Although most NHS staff in England and Wales received a pay rise of around £1,400 this year, worth about 4% on average for nurses, they say it has not kept up with inflation as Britain plunges deeper into a cost-of-living crisis.
When inflation is accounted for, nurses’ pay dropped 1.2% every year from 2010 to 2017, according to the Health Foundation.
Meanwhile, the number of patients waiting for care has reached a record 7.2 million in England, or over one in eight residents, more than double what it was seven years ago.
In July, the cross-party Commons Health and Social Care Select Committee estimated the staffing shortfall could be as high as 50,000 nurses and 12,000 doctors, what one MP called the “greatest workforce crisis in history.”
Many nurses argue that boosting pay will help hospitals recruit more staff.
The RCN demanded a pay raise 5% above the retail rate of inflation, which amounts to a 19% increase, but both Prime Minister Rishi Sunak and the government’s health secretary have claimed that’s not affordable.
During Thursday’s strike, partial staffing continued to remain open for urgent care such as chemotherapy, kidney dialysis, and children’s accident and neonatal units.
Sunak and Starmer Brawl in Parliament
Labor leader Keir Starmer grilled Sunak during Wednesday’s Prime Minister’s Questions (PMQs) on the upcoming strike.
“Tomorrow will be the first-ever nationwide nurse’s strike,” he said. “All the Prime Minister has to do to stop that is to open the door and discuss pay with them. If he did, the whole country would breathe a sigh of relief. Why won’t he?”
“We have consistently spoken to all the unions involved in all the pay disputes that there are,” Sunak replied. “Last year, when everyone else in the public sector had a public sector pay freeze, the nurses received a three-percent pay rise.”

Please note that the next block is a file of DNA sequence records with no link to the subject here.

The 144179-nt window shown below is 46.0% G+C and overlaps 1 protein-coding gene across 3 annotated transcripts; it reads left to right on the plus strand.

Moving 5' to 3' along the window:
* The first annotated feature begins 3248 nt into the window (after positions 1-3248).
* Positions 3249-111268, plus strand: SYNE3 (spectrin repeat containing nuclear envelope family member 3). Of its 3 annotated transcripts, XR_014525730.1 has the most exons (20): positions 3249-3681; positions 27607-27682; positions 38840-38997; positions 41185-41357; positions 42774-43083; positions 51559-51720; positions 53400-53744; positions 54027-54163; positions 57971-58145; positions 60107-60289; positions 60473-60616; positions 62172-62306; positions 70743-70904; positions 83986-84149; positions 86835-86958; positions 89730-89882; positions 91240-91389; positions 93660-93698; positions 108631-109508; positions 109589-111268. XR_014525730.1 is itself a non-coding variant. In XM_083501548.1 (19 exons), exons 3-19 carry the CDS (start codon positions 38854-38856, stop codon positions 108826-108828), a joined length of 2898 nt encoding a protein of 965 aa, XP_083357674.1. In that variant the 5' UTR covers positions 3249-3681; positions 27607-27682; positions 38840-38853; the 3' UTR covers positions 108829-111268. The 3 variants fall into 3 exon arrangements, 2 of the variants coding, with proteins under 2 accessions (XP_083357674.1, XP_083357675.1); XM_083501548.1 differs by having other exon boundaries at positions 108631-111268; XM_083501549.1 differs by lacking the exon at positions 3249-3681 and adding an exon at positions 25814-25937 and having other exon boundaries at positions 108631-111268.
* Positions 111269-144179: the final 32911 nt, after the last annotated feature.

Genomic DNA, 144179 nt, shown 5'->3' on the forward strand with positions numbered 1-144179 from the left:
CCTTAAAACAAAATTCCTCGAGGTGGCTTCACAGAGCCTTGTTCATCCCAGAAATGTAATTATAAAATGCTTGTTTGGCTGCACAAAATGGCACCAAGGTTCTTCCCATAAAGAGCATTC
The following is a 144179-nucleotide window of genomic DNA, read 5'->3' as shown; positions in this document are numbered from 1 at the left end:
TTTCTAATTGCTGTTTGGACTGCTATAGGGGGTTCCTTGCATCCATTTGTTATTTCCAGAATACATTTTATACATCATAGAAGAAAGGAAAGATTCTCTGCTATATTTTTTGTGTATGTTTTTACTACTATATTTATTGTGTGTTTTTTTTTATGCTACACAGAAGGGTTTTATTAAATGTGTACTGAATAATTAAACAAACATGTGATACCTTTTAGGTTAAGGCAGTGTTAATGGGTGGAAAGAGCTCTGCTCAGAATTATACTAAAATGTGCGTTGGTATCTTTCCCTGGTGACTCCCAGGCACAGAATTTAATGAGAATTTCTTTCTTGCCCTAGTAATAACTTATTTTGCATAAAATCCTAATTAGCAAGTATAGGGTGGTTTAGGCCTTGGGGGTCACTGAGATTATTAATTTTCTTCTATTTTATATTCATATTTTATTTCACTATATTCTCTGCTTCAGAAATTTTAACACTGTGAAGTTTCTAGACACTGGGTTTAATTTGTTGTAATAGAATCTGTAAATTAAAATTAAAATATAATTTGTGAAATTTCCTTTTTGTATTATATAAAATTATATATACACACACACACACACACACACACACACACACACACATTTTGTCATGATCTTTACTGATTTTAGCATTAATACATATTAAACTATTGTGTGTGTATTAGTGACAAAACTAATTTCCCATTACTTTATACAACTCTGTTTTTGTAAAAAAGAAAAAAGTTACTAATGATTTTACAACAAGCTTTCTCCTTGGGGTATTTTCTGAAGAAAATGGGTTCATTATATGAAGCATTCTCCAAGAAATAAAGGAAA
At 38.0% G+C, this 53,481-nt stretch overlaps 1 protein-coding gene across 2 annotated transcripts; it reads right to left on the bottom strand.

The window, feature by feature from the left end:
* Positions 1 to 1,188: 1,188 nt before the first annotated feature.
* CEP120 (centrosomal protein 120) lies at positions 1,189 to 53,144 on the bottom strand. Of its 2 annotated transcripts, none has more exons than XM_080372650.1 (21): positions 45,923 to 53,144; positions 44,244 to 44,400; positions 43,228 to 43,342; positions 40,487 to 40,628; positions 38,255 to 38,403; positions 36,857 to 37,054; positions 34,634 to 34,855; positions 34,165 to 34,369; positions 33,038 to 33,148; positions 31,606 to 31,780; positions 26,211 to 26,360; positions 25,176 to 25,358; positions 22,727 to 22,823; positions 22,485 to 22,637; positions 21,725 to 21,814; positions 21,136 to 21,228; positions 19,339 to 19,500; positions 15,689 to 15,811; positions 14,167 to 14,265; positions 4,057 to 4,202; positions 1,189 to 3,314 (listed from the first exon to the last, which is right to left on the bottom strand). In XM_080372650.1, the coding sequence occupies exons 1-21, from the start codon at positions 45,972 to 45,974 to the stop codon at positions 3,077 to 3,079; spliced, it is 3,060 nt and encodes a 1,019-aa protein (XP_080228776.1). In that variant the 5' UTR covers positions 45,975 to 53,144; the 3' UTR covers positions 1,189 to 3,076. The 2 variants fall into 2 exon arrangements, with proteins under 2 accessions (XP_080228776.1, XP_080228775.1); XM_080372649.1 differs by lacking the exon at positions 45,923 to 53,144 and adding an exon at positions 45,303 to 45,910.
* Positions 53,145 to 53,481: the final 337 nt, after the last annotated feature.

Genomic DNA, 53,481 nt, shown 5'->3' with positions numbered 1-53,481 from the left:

Starmer fired back: “Nurses going on strike is a badge of shame for this government. Instead of showing leadership, he’s playing games with people’s health.”
Sunak called Starmer’s demand that he reopen negotiations with the RCN “just simply a political formula for avoiding taking a position on this issue.”
“If he thinks the strikes are wrong, he should say so,” Sunak said. “If he thinks it’s right that pay demands of nineteen percent are met, then he should say so. What’s weak, Mr. Speaker, is he’s not strong enough to stand up to the union.”
While Starmer has called on Sunak to negotiate with the RCN, he has not explicitly backed the 19% pay raise himself.
Unless the government returns to the bargaining table, the RCN plans to launch a second round of strikes on Dec. 20 to be followed by ambulance strikes that Wednesday and the next.
If the government still refuses to budge, the union said in a statement that nurses will strike for longer periods in more places starting in January, disrupting more health services.
Other industries are also set to see work stoppages this month, including workers on railways, buses, highways, and borders, as well as teachers, postal workers, baggage handlers, and paramedics.